- AbbVie Inc. and partner Neurocrine Biosciences Inc. revealed April 10 that the Food and Drug Administration will need more time to review their application for approval of elagolix, a treatment for endometriosis-associated pain.
- The agency pushed the so-called user fee action date for elagolix back by three months, delaying a decision on approval until the third quarter.
- AbbVie said the FDA required further time to evaluate additional data from liver function tests provided to the regulator by the biopharma. The companies noted a planned regulatory submission for the drug in uterine fibroids remains on track.
Elagolix, an oral gonadotropin-releasing hormone receptor antagonist, could be one of the first new oral medications to treat endometriosis-associated pain if approved. Analysts project the drug could bring in over $1 billion in sales by 2022.
AbbVie signed on to develop the drug with Neurocrine in June 2010. Then part of Abbott Laboratories, the biopharma paid $75 million upfront, and agreed to $500 million in development, regulatory and commercial milestones. The drug originally had a user fee action date set for this month.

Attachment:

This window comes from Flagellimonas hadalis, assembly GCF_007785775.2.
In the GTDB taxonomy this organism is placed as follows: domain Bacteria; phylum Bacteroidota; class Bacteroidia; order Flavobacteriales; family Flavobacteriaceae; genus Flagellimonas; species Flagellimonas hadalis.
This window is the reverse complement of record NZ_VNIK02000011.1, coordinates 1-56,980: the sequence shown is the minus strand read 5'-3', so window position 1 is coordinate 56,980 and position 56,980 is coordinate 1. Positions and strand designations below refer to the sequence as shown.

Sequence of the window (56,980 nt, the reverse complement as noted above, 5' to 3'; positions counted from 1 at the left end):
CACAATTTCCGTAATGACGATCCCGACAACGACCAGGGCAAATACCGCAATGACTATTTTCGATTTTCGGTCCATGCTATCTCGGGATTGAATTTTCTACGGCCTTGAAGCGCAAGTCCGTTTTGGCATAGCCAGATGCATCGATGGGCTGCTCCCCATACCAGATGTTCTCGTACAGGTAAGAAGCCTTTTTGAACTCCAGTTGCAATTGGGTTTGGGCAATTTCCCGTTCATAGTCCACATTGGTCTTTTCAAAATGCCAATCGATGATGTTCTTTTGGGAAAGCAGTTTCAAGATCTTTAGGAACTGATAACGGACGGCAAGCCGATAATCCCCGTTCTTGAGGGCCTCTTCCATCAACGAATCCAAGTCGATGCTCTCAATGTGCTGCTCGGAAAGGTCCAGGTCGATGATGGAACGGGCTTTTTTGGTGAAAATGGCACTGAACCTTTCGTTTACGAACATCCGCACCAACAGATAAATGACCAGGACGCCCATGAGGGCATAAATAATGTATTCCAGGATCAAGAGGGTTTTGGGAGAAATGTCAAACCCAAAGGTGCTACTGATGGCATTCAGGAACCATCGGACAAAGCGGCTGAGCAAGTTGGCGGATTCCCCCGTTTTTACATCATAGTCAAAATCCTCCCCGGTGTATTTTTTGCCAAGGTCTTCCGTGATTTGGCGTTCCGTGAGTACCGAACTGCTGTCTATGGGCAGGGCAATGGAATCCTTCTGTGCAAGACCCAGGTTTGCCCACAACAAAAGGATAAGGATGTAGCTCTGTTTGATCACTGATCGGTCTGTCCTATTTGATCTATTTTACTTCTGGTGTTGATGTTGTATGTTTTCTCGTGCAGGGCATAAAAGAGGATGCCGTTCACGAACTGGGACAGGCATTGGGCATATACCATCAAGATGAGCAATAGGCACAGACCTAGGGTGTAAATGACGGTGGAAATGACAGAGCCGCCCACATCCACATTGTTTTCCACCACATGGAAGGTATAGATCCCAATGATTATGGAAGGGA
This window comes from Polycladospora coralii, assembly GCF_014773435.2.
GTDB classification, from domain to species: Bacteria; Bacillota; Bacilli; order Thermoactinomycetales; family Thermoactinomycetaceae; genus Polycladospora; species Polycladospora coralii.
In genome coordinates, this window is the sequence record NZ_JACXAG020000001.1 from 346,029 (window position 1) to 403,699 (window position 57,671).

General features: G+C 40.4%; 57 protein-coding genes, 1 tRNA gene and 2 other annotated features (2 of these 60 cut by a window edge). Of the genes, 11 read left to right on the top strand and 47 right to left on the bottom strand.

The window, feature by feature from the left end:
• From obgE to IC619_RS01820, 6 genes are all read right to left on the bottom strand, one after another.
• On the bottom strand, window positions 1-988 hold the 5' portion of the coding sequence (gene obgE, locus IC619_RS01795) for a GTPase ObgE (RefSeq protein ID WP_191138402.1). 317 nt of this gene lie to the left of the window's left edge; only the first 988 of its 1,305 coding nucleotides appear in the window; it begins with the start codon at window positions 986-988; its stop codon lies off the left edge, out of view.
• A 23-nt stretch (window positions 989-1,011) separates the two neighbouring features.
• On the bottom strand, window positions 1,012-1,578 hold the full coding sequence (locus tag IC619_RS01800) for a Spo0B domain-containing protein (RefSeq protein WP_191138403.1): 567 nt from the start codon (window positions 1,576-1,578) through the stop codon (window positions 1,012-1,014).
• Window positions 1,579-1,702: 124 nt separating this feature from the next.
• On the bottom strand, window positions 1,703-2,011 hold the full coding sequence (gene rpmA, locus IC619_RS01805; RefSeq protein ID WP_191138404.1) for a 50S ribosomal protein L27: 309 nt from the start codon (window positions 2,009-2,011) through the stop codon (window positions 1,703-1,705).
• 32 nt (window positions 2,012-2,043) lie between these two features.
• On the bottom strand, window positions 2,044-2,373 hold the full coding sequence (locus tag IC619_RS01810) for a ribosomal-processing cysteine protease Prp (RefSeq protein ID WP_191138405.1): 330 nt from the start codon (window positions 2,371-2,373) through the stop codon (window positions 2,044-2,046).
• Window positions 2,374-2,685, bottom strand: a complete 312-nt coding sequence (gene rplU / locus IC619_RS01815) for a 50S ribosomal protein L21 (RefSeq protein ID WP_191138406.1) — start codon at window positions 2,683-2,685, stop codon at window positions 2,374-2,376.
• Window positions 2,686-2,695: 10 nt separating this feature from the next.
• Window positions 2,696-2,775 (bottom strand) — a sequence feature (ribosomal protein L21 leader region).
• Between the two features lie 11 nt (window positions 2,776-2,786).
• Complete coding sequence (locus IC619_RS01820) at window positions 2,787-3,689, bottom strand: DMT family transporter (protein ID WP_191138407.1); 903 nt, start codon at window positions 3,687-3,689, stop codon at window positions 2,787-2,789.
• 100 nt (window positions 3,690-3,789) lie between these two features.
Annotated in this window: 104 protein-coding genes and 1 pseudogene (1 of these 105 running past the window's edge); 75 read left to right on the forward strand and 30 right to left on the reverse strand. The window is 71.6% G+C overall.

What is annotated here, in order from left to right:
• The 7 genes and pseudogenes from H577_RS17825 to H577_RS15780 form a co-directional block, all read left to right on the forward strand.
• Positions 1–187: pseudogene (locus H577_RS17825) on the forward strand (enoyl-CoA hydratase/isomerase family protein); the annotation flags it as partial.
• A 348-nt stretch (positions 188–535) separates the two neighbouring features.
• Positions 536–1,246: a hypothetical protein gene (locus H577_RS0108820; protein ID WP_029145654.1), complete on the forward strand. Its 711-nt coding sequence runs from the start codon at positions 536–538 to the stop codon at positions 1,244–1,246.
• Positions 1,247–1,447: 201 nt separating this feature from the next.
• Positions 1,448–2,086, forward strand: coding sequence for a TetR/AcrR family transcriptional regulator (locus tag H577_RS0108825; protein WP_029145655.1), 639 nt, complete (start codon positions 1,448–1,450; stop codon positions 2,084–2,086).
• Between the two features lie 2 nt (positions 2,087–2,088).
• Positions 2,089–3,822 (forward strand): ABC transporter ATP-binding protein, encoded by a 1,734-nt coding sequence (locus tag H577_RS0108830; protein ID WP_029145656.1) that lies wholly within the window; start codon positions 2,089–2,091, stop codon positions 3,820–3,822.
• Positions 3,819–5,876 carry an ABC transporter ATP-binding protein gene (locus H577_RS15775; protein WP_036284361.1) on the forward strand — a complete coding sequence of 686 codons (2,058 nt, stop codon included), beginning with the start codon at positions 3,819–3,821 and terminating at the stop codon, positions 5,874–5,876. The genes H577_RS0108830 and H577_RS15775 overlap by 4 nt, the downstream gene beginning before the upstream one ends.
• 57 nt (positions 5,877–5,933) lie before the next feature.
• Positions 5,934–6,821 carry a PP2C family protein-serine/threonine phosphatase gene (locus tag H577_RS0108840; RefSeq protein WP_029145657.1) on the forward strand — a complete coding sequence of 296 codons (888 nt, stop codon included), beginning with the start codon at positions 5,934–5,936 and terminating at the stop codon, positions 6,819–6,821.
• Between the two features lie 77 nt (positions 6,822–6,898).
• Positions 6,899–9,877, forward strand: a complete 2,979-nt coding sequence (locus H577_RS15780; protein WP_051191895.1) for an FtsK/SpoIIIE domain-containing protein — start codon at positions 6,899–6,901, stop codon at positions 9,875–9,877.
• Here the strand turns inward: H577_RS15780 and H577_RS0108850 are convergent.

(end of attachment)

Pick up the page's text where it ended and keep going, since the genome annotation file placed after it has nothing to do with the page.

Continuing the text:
Neurocrine shares fell by about 4% in value during Tuesday morning on the news, while AbbVie shares rose by more than 2% — possibly in reaction to an announcement April 9 concerning an important pipeline candidate for arthritis.
The women's health space has seen several clinical setbacks of late. Allergan plc disclosed in March the FDA delayed a decision on its uterine fibroid drug ulipristal acetate to August due to four cases of liver toxicity discovered in patients in Europe. Ulipristal originally had a user fee action date in the first half of 2018.
The drug, which is already marketed in Europe under the name Esmya, showed no signs of liver function issues in clinical trials. But the European Medicines Agency's Pharmacovigilance Risk Assessment Committee is currently investigating safety issues and has recommended that no new patients be prescribed the drug.
While ulipristal has a different mechanism of action than elagolix, both drugs limit the production of the progesterone hormone.
AbbVie has only presented topline data from the Phase 3 studies of elagolix in uterine fibroids and expects to present those data in full at an upcoming medical meeting. There was no mention by the company in any prior data releases for elagolix of liver function issues.
The most common adverse events seen in trials of the drug were hot flush, headache and nausea.